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My question is simply "Why does my code on line 10 and 11 not function properly?" The intended purpose of my code is to do exactly as the original K&R code intended, but to NOT count nc whenever (getchar() == '\n') will you please enlighten me?

slightly modified K&R code:

/** K&R - 1.5.2 Character Counting **/
#include <stdio.h>

/* count characters in input; 1st version */
main(){
  long nc;

  nc = 0;
  while (getchar() != EOF){
    if (getchar() != '\n'){
      ++nc;
    }
  }
  printf("%ld\n", nc);
}

I use 64-bit Windows 7, CodeBlocks10.05, GNU GCC Compiler.

my current progress and understanding:

on a sample run, i type in the word two and hit enter, which equals 4 inputs, after which i press ctrl+Z to enter in a ^Z or EOF character. The program then prints 1. I was expecting it to print 3. I suppose the only logical explanation is that it is doing exactly the opposite of what I intended (it only counts newline characters?). As it turns out, if I type in the word two and press enter, lets say 4 times, it prints 4. It seems to be counting nc for every newline character entered, but yet if I press enter alone (in this case 4 times) and then EOF, it always prints 0. Upon further experimentation, by some hand unseen 4 is perhaps a magical number for this program. If I start it up and hit enter key exactly (a number divisible by 4) times and then EOF it prints 0. However if i hit enter some other number of times the EOF does nothing, and I must enter in ^Z two rows, one after the other, to end the while loop correctly, and it prints 1. This is boggling my mind!

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3 Answers 3

up vote 5 down vote accepted

The trouble is that you need to save the value from getchar() – in an int – because you are reading two characters for each time you increment the count. One of those is in the EOF test; the second is in the newline test.

int c;

while ((c = getchar()) != EOF)
{
    if (c != '\n')
        ++nc;
}

The reason you need to store the result of getchar() in an int and not a char is that it can return every possible char value and also a distinct value, EOF. If you don't use int (you store direct into a char), one of two things will happen:

  1. If char is a signed type, a legitimate character (often y-umlaut, ÿ, LATIN SMALL LETTER Y WITH DIAERESIS, U+00FF — at least in codesets derived from Latin 1 or ISO 8859-1) will be interpreted as equivalent to EOF, and your program will terminate prematurely.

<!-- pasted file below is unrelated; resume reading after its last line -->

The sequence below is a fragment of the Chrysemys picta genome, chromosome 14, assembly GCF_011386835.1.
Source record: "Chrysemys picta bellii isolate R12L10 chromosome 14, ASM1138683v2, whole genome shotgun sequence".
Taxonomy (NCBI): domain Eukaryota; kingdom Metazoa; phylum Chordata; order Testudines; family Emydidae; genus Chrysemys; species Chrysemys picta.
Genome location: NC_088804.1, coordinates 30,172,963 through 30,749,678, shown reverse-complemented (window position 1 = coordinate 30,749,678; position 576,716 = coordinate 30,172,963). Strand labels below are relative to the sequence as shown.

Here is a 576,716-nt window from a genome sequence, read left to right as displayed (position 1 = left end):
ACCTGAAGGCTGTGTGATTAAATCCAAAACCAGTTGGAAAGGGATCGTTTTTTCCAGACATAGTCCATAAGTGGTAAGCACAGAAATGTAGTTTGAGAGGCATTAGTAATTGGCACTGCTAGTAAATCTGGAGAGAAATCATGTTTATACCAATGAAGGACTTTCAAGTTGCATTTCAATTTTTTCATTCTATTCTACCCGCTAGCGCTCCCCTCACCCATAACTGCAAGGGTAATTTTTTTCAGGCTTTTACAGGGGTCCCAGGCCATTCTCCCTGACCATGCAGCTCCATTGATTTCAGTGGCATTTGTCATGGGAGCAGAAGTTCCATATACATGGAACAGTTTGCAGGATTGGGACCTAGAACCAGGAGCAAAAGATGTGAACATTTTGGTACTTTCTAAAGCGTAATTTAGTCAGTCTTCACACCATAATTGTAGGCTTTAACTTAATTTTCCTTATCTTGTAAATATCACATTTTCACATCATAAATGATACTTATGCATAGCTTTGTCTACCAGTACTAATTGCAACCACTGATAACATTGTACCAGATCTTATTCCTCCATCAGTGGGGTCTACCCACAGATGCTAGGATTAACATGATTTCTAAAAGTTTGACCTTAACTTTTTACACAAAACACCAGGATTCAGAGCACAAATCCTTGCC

2. If char is an unsigned type, no character will ever be equivalent to EOF, so the program will never stop the loop.

Neither of these circumstances is desirable. Storing the return value of getchar() in an int prevents both problems; it is the 'only' (or, at least, the simplest) correct way to do it.

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thank you for that outstanding explanation about char types –  pying saucepan Aug 24 '12 at 22:40

Simply put, you are calling getchar() two times, so you're consuming two characters in each iteration.

You should understand that calling getchar() read a character from the input stream. If you want to test for a newline, you should store that character in a variable, and then test that variable.

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int c;

[...]

while ((c = getchar()) != EOF) {
    if (c != '\n') {
      ++nc;
    }
}

Each time you call getchar() you are consuming a character from stdin.

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2  
You should probably explain why your solution is correct, just a little bit. –  Jonathan Leffler Aug 24 '12 at 21:33
    
wow i just got done writing exactly that except i made c a char variable, and it does the same thing as the original K&R code? –  pying saucepan Aug 24 '12 at 21:54
    
@pyingSaucepan char is not wide enough to hold EOF, which is precisely why getchar returns an int. –  Chris Rice Aug 24 '12 at 21:56
    
when i enter type in "two" and hit enter and EOF, it still returns 4 –  pying saucepan Aug 24 '12 at 21:58
    
my apologies, i forgot to put parenthesis around c = getchar() –  pying saucepan Aug 24 '12 at 22:02

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